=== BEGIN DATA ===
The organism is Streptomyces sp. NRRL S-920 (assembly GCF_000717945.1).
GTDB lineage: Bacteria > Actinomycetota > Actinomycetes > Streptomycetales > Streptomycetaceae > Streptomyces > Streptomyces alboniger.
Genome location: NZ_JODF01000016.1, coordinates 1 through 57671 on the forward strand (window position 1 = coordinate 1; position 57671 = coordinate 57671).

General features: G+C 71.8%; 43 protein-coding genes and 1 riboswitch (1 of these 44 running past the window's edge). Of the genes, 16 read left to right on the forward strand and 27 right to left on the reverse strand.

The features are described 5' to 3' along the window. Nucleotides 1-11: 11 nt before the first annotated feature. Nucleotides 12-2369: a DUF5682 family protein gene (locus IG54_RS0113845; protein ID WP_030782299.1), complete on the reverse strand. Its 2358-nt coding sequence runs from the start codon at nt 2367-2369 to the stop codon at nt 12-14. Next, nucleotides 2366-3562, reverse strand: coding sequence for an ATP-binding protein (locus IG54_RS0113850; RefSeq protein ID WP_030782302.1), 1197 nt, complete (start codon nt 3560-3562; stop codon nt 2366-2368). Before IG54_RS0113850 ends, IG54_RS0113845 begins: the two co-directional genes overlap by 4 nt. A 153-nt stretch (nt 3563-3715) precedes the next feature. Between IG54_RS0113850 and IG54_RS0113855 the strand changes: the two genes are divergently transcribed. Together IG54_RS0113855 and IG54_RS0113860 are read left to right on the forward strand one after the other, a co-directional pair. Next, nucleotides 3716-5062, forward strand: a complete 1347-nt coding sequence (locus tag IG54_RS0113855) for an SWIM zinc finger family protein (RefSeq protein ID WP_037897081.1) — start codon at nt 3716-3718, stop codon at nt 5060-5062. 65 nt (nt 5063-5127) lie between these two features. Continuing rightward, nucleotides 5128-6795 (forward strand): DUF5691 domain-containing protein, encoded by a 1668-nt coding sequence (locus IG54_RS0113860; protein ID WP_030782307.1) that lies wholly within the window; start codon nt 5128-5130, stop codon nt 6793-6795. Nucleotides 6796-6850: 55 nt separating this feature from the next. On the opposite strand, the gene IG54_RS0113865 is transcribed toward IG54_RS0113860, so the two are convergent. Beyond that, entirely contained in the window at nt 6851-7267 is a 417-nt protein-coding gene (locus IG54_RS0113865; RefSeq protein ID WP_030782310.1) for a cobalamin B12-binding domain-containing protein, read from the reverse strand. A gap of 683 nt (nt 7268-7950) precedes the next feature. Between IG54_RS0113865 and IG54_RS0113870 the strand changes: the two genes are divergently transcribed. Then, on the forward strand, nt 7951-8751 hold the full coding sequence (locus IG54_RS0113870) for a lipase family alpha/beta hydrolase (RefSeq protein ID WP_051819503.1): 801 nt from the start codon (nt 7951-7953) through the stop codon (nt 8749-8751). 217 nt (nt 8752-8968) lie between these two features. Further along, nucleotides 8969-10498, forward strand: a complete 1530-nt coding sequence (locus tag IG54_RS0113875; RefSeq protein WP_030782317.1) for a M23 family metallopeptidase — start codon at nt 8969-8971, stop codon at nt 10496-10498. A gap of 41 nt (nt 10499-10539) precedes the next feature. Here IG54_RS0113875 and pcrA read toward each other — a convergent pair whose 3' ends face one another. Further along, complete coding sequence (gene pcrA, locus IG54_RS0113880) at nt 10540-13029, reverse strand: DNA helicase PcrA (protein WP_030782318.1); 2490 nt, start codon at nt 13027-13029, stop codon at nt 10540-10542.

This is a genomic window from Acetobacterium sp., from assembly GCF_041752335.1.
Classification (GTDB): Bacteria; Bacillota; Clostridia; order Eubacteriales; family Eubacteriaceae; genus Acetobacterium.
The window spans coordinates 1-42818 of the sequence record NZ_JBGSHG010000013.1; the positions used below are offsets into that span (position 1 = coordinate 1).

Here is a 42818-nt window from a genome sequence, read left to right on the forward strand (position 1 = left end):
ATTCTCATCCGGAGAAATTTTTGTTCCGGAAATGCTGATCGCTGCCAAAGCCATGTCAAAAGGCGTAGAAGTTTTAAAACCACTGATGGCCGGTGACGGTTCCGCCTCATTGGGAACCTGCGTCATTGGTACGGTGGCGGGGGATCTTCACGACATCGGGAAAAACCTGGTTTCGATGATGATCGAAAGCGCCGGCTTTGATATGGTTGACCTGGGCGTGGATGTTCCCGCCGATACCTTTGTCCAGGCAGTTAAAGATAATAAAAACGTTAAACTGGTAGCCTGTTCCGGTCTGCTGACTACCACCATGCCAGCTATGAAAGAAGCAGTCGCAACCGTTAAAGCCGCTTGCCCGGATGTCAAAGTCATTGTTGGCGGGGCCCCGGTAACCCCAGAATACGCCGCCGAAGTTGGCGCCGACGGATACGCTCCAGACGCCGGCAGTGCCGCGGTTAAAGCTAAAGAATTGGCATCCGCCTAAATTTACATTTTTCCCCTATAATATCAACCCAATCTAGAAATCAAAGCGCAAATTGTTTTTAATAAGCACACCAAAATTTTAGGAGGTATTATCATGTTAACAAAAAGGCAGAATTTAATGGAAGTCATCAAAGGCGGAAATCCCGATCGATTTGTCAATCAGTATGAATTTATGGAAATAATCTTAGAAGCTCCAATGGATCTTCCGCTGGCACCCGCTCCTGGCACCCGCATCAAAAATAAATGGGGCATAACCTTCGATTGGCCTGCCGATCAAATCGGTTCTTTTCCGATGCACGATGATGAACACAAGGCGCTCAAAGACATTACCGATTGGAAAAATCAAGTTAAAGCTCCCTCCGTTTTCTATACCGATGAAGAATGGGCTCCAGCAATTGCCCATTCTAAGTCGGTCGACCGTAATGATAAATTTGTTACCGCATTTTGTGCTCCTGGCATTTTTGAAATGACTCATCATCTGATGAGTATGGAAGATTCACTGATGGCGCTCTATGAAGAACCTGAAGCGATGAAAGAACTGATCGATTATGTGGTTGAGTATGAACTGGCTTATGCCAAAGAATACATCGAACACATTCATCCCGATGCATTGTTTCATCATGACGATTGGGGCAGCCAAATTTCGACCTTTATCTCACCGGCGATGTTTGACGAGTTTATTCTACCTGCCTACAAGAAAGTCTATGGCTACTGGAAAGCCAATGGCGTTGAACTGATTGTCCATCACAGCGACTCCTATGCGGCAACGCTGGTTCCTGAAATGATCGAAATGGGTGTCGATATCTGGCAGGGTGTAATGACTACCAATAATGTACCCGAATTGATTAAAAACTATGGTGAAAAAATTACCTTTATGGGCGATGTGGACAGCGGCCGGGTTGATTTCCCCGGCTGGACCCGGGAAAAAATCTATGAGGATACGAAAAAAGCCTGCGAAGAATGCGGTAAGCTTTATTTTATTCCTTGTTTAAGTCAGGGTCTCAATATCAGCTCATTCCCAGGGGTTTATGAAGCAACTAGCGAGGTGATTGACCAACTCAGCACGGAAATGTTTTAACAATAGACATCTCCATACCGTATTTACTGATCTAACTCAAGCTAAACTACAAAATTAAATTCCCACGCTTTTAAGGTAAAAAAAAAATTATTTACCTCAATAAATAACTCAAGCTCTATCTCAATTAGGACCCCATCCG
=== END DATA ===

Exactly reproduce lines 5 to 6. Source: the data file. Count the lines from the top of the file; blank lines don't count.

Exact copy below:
The features are described 5' to 3' along the window. Nucleotides 1-11: 11 nt before the first annotated feature. Nucleotides 12-2369: a DUF5682 family protein gene (locus IG54_RS0113845; protein ID WP_030782299.1), complete on the reverse strand. Its 2358-nt coding sequence runs from the start codon at nt 2367-2369 to the stop codon at nt 12-14. Next, nucleotides 2366-3562, reverse strand: coding sequence for an ATP-binding protein (locus IG54_RS0113850; RefSeq protein ID WP_030782302.1), 1197 nt, complete (start codon nt 3560-3562; stop codon nt 2366-2368). Before IG54_RS0113850 ends, IG54_RS0113845 begins: the two co-directional genes overlap by 4 nt. A 153-nt stretch (nt 3563-3715) precedes the next feature. Between IG54_RS0113850 and IG54_RS0113855 the strand changes: the two genes are divergently transcribed. Together IG54_RS0113855 and IG54_RS0113860 are read left to right on the forward strand one after the other, a co-directional pair. Next, nucleotides 3716-5062, forward strand: a complete 1347-nt coding sequence (locus tag IG54_RS0113855) for an SWIM zinc finger family protein (RefSeq protein ID WP_037897081.1) — start codon at nt 3716-3718, stop codon at nt 5060-5062. 65 nt (nt 5063-5127) lie between these two features. Continuing rightward, nucleotides 5128-6795 (forward strand): DUF5691 domain-containing protein, encoded by a 1668-nt coding sequence (locus IG54_RS0113860; protein ID WP_030782307.1) that lies wholly within the window; start codon nt 5128-5130, stop codon nt 6793-6795. Nucleotides 6796-6850: 55 nt separating this feature from the next. On the opposite strand, the gene IG54_RS0113865 is transcribed toward IG54_RS0113860, so the two are convergent. Beyond that, entirely contained in the window at nt 6851-7267 is a 417-nt protein-coding gene (locus IG54_RS0113865; RefSeq protein ID WP_030782310.1) for a cobalamin B12-binding domain-containing protein, read from the reverse strand. A gap of 683 nt (nt 7268-7950) precedes the next feature. Between IG54_RS0113865 and IG54_RS0113870 the strand changes: the two genes are divergently transcribed. Then, on the forward strand, nt 7951-8751 hold the full coding sequence (locus IG54_RS0113870) for a lipase family alpha/beta hydrolase (RefSeq protein ID WP_051819503.1): 801 nt from the start codon (nt 7951-7953) through the stop codon (nt 8749-8751). 217 nt (nt 8752-8968) lie between these two features. Further along, nucleotides 8969-10498, forward strand: a complete 1530-nt coding sequence (locus tag IG54_RS0113875; RefSeq protein WP_030782317.1) for a M23 family metallopeptidase — start codon at nt 8969-8971, stop codon at nt 10496-10498. A gap of 41 nt (nt 10499-10539) precedes the next feature. Here IG54_RS0113875 and pcrA read toward each other — a convergent pair whose 3' ends face one another. Further along, complete coding sequence (gene pcrA, locus IG54_RS0113880) at nt 10540-13029, reverse strand: DNA helicase PcrA (protein WP_030782318.1); 2490 nt, start codon at nt 13027-13029, stop codon at nt 10540-10542.

This is a genomic window from Acetobacterium sp., from assembly GCF_041752335.1.